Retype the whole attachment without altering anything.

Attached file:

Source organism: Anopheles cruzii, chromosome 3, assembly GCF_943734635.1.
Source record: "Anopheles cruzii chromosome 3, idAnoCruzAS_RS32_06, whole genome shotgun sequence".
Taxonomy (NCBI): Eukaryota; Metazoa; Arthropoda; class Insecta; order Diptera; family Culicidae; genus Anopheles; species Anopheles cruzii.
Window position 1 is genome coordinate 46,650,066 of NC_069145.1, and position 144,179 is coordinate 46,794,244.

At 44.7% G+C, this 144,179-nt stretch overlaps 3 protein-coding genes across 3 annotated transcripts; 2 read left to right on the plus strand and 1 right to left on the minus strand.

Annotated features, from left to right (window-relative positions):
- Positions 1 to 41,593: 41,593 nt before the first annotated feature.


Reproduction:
Source organism: Anopheles cruzii, chromosome 3, assembly GCF_943734635.1.
Source record: "Anopheles cruzii chromosome 3, idAnoCruzAS_RS32_06, whole genome shotgun sequence".
Taxonomy (NCBI): Eukaryota; Metazoa; Arthropoda; class Insecta; order Diptera; family Culicidae; genus Anopheles; species Anopheles cruzii.
Window position 1 is genome coordinate 46,650,066 of NC_069145.1, and position 144,179 is coordinate 46,794,244.

At 44.7% G+C, this 144,179-nt stretch overlaps 3 protein-coding genes across 3 annotated transcripts; 2 read left to right on the plus strand and 1 right to left on the minus strand.

Annotated features, from left to right (window-relative positions):
- Positions 1 to 41,593: 41,593 nt before the first annotated feature.